CPREzy: an evaluation during simulated cardiac arrest on a hospital bed.

Division of Medical Sciences, University of Birmingham, Birmingham B152TT, UK.
Resuscitation (Impact Factor: 3.96). 01/2005; 64(1):103-8. DOI: 10.1016/j.resuscitation.2004.08.011
Source: PubMed

ABSTRACT CPREzy is a new adjunct designed to improve the application of manual external chest compressions (ECC) during cardiopulmonary resuscitation (CPR). The aim of this study was to determine the effect of using the CPREzy device compared to standard CPR during the simulated resuscitation of a patient on a hospital bed. Twenty medical student volunteers were randomised using a cross over trial design to perform 3 min of continuous ECC using CPREzy and standard CPR. There was a significant improvement in ECC depth with CPREzy compared to standard CPR 42.9 (4.4) mm versus 34.2 (7.6): mm, P = 0.001; 95% CI d.f. 4.4-12.9 mm. This translated to a reduction in the percentage of shallow compressions (<38 mm) with CPREzy 16 (23)% compared to standard CPR 59 (44)%, P = 0.003. There was a small increase in the percentage of compression regarded excessive (>51 mm): CPREzy 6.5 (19)% versus standard CPR 0 (0.1)%. P = 0.012). There was no difference in compression rate or duty cycle between techniques. Equal numbers of participants (40% in each group) performed one of more incorrectly placed chest compression. However the total number of incorrect compressions was higher for the CPREzy group (26% versus 3.9% standard CPR, P < 0.001). This was due to a higher number of low compressions (26% of total compressions for CPREzy versus 1% for standard CPR, P < 0.001). In conclusion, CPREzy was associated with significant improvements in ECC performance. Further animal and clinical studies are required to validate this finding in vivo and to see if it translates to an improvement in outcome in human victims of cardiac arrest.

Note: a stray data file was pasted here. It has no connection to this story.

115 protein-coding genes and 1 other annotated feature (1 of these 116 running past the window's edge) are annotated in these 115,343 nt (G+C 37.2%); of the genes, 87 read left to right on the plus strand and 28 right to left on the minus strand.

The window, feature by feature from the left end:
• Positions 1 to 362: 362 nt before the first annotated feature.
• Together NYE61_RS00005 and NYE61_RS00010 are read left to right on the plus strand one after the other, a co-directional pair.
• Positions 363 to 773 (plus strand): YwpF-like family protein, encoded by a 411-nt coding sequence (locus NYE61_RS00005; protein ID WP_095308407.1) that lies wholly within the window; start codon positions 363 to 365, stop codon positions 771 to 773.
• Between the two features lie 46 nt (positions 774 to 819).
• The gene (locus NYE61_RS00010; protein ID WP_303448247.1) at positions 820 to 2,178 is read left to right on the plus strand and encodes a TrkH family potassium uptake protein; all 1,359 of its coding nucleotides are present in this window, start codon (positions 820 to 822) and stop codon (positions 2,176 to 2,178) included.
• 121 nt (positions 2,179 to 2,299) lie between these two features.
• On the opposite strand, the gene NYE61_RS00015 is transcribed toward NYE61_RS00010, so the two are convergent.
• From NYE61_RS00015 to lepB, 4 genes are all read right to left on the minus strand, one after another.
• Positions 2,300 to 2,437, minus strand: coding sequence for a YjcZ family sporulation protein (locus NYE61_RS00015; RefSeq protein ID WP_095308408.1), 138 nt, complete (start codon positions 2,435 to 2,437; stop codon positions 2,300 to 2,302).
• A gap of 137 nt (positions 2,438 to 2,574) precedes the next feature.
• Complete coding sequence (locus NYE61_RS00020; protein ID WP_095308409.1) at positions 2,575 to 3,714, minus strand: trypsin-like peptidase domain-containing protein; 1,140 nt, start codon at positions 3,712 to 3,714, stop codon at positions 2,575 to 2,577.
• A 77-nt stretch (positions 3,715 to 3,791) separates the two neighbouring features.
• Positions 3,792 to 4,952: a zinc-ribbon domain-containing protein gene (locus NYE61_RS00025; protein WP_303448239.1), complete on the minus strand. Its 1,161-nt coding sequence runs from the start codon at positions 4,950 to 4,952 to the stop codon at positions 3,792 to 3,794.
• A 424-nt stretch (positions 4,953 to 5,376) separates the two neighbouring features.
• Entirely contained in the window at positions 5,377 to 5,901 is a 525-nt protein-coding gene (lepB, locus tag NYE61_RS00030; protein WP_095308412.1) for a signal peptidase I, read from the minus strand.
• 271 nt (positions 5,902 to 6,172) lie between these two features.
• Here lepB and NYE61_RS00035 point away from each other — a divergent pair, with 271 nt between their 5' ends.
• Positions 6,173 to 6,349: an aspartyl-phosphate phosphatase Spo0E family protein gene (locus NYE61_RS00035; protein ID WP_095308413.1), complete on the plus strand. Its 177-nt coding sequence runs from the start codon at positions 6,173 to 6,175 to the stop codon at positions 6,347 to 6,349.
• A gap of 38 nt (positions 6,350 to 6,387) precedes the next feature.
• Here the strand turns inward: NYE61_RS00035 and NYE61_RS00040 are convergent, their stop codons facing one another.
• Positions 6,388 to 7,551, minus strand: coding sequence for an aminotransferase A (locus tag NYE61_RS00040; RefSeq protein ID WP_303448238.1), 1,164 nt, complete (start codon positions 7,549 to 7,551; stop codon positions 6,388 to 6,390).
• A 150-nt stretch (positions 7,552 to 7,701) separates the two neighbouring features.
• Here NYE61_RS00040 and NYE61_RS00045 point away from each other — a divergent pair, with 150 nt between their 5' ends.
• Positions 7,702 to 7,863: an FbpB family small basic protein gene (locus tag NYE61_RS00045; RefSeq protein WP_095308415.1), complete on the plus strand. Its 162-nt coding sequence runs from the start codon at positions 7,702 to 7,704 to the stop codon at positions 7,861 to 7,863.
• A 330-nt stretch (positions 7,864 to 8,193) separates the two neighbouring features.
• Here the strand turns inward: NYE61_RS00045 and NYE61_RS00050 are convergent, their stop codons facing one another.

• [Show abstract] [Hide abstract]
    ABSTRACT: The quality of cardiopulmonary resuscitation (CPR) impacts on outcome after cardiac arrest. This review will explore the factors that contribute to high-quality CPR and the metrics that can be used to monitor performance. A recent consensus statement from North America defined five key components of high-quality CPR: minimizing interruptions in chest compressions, providing compressions of adequate rate and depth, avoiding leaning on the chest between compressions, and avoiding excessive ventilation. Studies have shown that real-time feedback devices improve the quality of CPR and, in one before-and-after study, outcome from out-of-hospital cardiac arrest. There is evidence for increasing survival rates following out-of-hospital cardiac arrest and this is associated with increasing rates of bystander CPR. The quality of CPR provided by healthcare professionals can be improved with real-time feedback devices. The components of high-quality CPR and the metrics that can be measured and fed back to healthcare professionals have been defined by expert consensus. In the future, real-time feedback based on the physiological responses to CPR may prove more effective.
    Current opinion in critical care 04/2014; · 3.18 Impact Factor
  • Source
    [Show abstract] [Hide abstract]